Official Cash Rate slashed to record low, but what does this mean for you?

In response to subdued economic growth and tempered household spending, the Reserve Bank of New Zealand (RBNZ) has today announced that the Official Cash Rate (OCR) has dropped 50 basis points to an historic low of 1%.

At its most basic level, the OCR can set the rate for mortgage repayments as well as the amount of interest earned by deposit accounts. It has a huge impact on the value of New Zealand’s dollar – and generally, a lower rate results in a lower value currency aimed at fuelling economic growth.

But, just what does this mean for you? Canstar takes a look.

Existing homeowners

To put it plainly – a lower OCR is generally good news for borrowers; namely anyone with a mortgage. As interest rates drop, debtors are obliged to pay less toward their debts. Alternatively, as credit becomes more affordable, an OCR drop can become an opportunity for homeowners focused on paying off mortgage debt quickly. Cheaper credit can also encourage activity across the housing market.

First home buyers

As we have enjoyed historically low interest rates for some time now, many of the major institutions have priced the expected OCR cuts into floating and fixed-term mortgage rates. While the low-interest environment certainly creates opportunity for first home buyers to enter the market, their ability to service a loan (which could result in borrowing more) remains a concern for lenders. Those looking to buy in the next 12-months may see a rise in competition for properties as affordable credit encourages first-home buyers to take their first step onto the property ladder.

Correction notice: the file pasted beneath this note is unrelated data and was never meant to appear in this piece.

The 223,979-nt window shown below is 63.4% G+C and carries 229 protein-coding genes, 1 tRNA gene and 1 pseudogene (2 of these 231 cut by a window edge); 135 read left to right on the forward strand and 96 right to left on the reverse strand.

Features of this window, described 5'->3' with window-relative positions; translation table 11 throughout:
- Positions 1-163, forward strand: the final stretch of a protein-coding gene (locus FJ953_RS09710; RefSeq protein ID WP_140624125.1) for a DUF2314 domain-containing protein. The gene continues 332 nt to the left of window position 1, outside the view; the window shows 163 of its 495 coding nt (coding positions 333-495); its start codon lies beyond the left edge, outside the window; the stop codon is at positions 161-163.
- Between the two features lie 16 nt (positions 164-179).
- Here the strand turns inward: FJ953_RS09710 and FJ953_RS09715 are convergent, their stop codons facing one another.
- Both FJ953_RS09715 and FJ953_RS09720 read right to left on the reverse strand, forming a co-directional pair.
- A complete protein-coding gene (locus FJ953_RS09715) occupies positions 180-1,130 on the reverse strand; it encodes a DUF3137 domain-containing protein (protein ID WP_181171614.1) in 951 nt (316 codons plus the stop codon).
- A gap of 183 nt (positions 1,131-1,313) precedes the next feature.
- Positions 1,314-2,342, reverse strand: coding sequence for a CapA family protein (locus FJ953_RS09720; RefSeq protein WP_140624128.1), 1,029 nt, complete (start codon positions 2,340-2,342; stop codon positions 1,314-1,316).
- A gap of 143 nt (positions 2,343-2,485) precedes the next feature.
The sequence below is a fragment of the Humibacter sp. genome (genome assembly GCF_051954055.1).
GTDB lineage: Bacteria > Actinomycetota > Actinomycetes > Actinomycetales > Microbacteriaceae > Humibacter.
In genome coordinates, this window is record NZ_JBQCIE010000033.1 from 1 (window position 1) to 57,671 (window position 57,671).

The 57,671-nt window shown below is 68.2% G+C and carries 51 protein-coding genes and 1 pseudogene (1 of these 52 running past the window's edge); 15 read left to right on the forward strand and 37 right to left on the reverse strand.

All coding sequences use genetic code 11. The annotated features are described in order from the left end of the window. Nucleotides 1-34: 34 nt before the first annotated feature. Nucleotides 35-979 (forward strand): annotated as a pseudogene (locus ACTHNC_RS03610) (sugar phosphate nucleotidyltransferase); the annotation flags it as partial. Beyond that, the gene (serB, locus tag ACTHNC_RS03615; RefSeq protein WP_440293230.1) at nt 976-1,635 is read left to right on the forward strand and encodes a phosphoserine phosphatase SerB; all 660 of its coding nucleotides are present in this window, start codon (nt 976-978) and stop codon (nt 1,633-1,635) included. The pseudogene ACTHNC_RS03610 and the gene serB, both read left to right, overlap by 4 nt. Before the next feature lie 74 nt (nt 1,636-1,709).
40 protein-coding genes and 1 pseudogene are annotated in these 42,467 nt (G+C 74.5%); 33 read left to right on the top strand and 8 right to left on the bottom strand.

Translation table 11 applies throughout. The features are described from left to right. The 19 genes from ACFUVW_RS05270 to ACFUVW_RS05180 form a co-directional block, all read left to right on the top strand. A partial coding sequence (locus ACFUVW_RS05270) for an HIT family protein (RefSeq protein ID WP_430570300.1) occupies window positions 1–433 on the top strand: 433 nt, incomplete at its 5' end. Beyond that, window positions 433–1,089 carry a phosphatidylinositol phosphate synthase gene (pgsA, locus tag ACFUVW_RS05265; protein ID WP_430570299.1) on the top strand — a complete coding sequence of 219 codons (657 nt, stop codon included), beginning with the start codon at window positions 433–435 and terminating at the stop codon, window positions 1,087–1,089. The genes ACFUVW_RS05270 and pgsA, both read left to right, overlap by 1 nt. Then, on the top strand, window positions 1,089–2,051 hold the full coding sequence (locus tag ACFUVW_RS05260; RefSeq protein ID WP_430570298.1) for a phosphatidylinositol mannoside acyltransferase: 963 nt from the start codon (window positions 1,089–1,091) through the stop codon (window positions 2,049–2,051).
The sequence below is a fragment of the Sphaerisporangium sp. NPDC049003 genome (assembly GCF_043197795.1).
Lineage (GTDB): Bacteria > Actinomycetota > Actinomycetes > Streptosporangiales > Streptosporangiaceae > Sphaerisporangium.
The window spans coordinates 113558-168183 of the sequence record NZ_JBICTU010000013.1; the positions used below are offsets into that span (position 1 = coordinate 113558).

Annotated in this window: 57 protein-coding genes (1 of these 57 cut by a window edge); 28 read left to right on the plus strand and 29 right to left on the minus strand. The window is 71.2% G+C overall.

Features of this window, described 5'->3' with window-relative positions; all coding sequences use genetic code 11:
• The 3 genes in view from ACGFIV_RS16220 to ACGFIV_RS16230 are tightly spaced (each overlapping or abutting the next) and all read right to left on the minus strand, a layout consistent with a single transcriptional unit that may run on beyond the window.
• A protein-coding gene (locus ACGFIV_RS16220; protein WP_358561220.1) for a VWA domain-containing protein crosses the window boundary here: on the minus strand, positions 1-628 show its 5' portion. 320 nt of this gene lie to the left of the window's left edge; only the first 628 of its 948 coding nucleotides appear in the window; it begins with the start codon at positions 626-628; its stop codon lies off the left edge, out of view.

Compare home loan interest rates

Retirees and savers

While benefiting from lower interest rates on the mortgage of a family home and/or beach house, retirees and pensioners are likely to see a lower rate of interest applied to term deposits and savings accounts. Having a potentially significant effect on New Zealand’s ageing population, there has been speculation that this may cause some savers to seek higher interest rates through unfavourable lenders and riskier investments.


For those of whom home-ownership is a distant dream, the dream may have just drifted that little bit further. The OCR cut has resulted in a drop to the Kiwi dollar, making imports such as fuel and other food products that little bit more expensive. Interest accrued on savings have also lessened, meaning while the cost of living is higher, the rewards for saving are lower – altogether creating a more difficult climate for those aspiring to home ownership.

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